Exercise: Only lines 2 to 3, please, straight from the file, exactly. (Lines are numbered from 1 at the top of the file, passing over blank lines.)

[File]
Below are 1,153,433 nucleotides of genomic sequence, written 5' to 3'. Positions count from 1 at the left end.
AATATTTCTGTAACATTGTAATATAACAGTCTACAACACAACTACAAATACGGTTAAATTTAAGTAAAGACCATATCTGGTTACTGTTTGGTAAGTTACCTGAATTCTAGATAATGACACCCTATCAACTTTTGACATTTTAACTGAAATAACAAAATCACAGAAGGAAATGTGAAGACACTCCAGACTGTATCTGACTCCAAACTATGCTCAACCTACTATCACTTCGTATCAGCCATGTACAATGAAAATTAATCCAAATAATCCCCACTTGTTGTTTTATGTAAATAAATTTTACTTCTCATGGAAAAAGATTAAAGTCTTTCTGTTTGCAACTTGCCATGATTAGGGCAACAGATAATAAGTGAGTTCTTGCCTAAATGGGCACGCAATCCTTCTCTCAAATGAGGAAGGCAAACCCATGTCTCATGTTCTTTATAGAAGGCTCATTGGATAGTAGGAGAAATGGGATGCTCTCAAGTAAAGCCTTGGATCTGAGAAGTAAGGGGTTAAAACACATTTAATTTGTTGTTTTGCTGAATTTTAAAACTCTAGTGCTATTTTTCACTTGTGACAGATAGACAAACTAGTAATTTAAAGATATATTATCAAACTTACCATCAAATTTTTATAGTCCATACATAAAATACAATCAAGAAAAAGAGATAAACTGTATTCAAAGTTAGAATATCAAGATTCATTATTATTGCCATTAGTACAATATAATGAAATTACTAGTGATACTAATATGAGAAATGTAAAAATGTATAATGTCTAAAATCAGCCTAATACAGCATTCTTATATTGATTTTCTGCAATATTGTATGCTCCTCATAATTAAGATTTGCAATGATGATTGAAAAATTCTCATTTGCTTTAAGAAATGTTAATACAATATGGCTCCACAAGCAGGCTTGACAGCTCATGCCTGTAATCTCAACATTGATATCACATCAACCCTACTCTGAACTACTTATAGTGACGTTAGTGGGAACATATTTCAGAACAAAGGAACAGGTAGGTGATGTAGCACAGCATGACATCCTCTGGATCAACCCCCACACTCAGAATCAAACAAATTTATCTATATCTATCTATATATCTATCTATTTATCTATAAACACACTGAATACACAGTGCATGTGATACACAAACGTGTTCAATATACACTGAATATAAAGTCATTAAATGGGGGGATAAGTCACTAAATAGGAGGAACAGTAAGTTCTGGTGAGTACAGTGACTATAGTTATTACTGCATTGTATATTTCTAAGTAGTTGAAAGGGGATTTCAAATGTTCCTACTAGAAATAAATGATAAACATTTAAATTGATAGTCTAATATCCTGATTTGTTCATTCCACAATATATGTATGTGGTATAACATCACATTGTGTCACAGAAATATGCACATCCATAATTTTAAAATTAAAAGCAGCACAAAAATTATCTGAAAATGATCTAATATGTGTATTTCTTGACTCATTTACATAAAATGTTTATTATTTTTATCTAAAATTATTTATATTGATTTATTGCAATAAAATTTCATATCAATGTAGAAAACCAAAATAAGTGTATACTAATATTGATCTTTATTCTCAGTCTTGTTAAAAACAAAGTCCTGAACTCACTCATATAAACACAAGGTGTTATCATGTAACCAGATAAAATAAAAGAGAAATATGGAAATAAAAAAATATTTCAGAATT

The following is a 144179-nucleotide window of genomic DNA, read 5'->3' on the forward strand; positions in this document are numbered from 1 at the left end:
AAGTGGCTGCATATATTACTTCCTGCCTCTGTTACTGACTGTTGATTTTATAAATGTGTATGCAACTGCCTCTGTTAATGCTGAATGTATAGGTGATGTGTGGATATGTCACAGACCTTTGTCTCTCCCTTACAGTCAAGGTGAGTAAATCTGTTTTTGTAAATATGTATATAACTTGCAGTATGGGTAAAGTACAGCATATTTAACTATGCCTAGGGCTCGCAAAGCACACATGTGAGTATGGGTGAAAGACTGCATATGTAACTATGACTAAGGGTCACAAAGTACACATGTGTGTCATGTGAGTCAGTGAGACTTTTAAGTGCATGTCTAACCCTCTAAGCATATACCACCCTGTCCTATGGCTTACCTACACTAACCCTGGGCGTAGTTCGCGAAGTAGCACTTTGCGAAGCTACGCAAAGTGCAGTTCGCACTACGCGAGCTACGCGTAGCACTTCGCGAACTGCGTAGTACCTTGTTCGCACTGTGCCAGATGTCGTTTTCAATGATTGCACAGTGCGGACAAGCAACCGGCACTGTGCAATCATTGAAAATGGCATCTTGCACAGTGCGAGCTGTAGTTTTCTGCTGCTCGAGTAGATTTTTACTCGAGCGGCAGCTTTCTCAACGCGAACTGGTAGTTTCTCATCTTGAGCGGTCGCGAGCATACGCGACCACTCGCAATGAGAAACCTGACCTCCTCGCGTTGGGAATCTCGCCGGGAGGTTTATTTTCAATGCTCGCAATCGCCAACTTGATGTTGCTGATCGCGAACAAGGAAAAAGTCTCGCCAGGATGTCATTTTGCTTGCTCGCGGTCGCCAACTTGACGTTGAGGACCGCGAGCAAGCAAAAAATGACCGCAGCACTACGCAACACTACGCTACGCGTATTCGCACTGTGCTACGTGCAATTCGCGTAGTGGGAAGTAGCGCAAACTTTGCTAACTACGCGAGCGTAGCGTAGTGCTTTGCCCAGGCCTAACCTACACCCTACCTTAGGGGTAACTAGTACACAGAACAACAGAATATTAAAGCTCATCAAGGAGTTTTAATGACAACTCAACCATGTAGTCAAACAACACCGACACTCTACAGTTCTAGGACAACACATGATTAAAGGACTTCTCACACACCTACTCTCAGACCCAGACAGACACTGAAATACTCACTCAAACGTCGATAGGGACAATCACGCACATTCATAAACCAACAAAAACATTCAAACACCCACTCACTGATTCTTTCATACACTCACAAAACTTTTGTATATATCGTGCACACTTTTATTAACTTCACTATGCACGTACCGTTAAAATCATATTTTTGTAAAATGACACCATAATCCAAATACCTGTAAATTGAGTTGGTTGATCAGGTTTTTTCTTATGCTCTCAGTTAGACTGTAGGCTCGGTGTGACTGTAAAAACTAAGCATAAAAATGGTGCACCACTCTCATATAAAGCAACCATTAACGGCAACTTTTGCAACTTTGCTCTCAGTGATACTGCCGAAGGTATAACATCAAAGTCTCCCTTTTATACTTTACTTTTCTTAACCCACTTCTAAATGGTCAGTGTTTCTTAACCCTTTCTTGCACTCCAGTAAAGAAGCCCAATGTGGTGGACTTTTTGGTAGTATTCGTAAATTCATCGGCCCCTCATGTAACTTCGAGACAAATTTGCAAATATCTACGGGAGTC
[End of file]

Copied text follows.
AATATTTCTGTAACATTGTAATATAACAGTCTACAACACAACTACAAATACGGTTAAATTTAAGTAAAGACCATATCTGGTTACTGTTTGGTAAGTTACCTGAATTCTAGATAATGACACCCTATCAACTTTTGACATTTTAACTGAAATAACAAAATCACAGAAGGAAATGTGAAGACACTCCAGACTGTATCTGACTCCAAACTATGCTCAACCTACTATCACTTCGTATCAGCCATGTACAATGAAAATTAATCCAAATAATCCCCACTTGTTGTTTTATGTAAATAAATTTTACTTCTCATGGAAAAAGATTAAAGTCTTTCTGTTTGCAACTTGCCATGATTAGGGCAACAGATAATAAGTGAGTTCTTGCCTAAATGGGCACGCAATCCTTCTCTCAAATGAGGAAGGCAAACCCATGTCTCATGTTCTTTATAGAAGGCTCATTGGATAGTAGGAGAAATGGGATGCTCTCAAGTAAAGCCTTGGATCTGAGAAGTAAGGGGTTAAAACACATTTAATTTGTTGTTTTGCTGAATTTTAAAACTCTAGTGCTATTTTTCACTTGTGACAGATAGACAAACTAGTAATTTAAAGATATATTATCAAACTTACCATCAAATTTTTATAGTCCATACATAAAATACAATCAAGAAAAAGAGATAAACTGTATTCAAAGTTAGAATATCAAGATTCATTATTATTGCCATTAGTACAATATAATGAAATTACTAGTGATACTAATATGAGAAATGTAAAAATGTATAATGTCTAAAATCAGCCTAATACAGCATTCTTATATTGATTTTCTGCAATATTGTATGCTCCTCATAATTAAGATTTGCAATGATGATTGAAAAATTCTCATTTGCTTTAAGAAATGTTAATACAATATGGCTCCACAAGCAGGCTTGACAGCTCATGCCTGTAATCTCAACATTGATATCACATCAACCCTACTCTGAACTACTTATAGTGACGTTAGTGGGAACATATTTCAGAACAAAGGAACAGGTAGGTGATGTAGCACAGCATGACATCCTCTGGATCAACCCCCACACTCAGAATCAAACAAATTTATCTATATCTATCTATATATCTATCTATTTATCTATAAACACACTGAATACACAGTGCATGTGATACACAAACGTGTTCAATATACACTGAATATAAAGTCATTAAATGGGGGGATAAGTCACTAAATAGGAGGAACAGTAAGTTCTGGTGAGTACAGTGACTATAGTTATTACTGCATTGTATATTTCTAAGTAGTTGAAAGGGGATTTCAAATGTTCCTACTAGAAATAAATGATAAACATTTAAATTGATAGTCTAATATCCTGATTTGTTCATTCCACAATATATGTATGTGGTATAACATCACATTGTGTCACAGAAATATGCACATCCATAATTTTAAAATTAAAAGCAGCACAAAAATTATCTGAAAATGATCTAATATGTGTATTTCTTGACTCATTTACATAAAATGTTTATTATTTTTATCTAAAATTATTTATATTGATTTATTGCAATAAAATTTCATATCAATGTAGAAAACCAAAATAAGTGTATACTAATATTGATCTTTATTCTCAGTCTTGTTAAAAACAAAGTCCTGAACTCACTCATATAAACACAAGGTGTTATCATGTAACCAGATAAAATAAAAGAGAAATATGGAAATAAAAAAATATTTCAGAATT

The following is a 144179-nucleotide window of genomic DNA, read 5'->3' on the forward strand; positions in this document are numbered from 1 at the left end: